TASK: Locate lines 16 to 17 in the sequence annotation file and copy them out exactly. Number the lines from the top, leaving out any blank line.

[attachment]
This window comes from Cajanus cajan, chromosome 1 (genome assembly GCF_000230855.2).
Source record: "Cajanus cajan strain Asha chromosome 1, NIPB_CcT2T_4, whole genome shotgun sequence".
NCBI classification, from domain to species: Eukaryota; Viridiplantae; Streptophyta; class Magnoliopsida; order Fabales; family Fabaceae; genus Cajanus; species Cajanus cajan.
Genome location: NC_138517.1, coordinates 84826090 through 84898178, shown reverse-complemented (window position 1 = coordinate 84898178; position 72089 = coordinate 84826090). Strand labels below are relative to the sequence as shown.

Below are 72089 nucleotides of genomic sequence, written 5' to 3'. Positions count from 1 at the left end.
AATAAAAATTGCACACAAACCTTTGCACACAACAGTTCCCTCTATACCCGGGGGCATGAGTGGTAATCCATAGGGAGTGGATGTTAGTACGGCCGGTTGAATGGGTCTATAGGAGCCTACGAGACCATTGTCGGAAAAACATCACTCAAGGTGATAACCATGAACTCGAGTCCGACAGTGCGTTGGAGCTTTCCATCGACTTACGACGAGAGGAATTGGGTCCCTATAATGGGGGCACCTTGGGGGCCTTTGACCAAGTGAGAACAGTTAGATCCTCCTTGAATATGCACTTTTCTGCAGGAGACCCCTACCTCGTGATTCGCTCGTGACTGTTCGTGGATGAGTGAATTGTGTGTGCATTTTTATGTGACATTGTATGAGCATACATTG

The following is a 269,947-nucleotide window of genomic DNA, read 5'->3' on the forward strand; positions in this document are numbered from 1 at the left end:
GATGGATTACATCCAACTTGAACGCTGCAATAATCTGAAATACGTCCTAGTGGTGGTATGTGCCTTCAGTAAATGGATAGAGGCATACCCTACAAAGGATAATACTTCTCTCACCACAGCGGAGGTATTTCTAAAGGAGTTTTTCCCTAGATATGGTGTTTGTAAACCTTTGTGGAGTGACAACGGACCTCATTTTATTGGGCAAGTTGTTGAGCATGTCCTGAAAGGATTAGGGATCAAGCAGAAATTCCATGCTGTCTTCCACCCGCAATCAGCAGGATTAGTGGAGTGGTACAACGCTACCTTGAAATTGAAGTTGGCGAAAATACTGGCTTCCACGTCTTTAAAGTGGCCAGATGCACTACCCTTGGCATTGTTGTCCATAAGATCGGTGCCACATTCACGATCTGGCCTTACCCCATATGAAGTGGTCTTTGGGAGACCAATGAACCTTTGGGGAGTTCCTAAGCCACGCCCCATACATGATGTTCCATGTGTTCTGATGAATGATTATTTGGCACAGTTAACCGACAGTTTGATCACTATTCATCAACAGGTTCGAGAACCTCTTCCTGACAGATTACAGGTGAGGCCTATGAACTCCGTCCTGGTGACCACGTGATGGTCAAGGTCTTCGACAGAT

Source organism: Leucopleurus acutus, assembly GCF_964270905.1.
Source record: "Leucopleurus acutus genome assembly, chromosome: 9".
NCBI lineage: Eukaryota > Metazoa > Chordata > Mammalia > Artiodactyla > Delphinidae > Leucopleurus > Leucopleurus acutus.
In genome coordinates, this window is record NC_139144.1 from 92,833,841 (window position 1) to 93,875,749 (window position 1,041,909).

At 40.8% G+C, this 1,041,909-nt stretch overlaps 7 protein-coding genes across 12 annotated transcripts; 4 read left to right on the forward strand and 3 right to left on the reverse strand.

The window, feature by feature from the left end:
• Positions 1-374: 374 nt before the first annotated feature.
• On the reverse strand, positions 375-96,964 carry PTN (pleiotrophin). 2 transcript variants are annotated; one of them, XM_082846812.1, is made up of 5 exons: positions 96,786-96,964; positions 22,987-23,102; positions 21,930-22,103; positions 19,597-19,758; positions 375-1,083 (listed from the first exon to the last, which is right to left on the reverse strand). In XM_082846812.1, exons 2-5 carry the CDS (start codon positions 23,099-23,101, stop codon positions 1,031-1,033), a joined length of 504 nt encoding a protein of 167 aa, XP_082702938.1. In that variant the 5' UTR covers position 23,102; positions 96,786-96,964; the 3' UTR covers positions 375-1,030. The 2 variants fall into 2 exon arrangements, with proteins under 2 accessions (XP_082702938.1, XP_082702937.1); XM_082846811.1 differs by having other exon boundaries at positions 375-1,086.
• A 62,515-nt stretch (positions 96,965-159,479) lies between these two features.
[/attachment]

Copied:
• On the reverse strand, positions 375-96,964 carry PTN (pleiotrophin). 2 transcript variants are annotated; one of them, XM_082846812.1, is made up of 5 exons: positions 96,786-96,964; positions 22,987-23,102; positions 21,930-22,103; positions 19,597-19,758; positions 375-1,083 (listed from the first exon to the last, which is right to left on the reverse strand). In XM_082846812.1, exons 2-5 carry the CDS (start codon positions 23,099-23,101, stop codon positions 1,031-1,033), a joined length of 504 nt encoding a protein of 167 aa, XP_082702938.1. In that variant the 5' UTR covers position 23,102; positions 96,786-96,964; the 3' UTR covers positions 375-1,030. The 2 variants fall into 2 exon arrangements, with proteins under 2 accessions (XP_082702938.1, XP_082702937.1); XM_082846811.1 differs by having other exon boundaries at positions 375-1,086.
• A 62,515-nt stretch (positions 96,965-159,479) lies between these two features.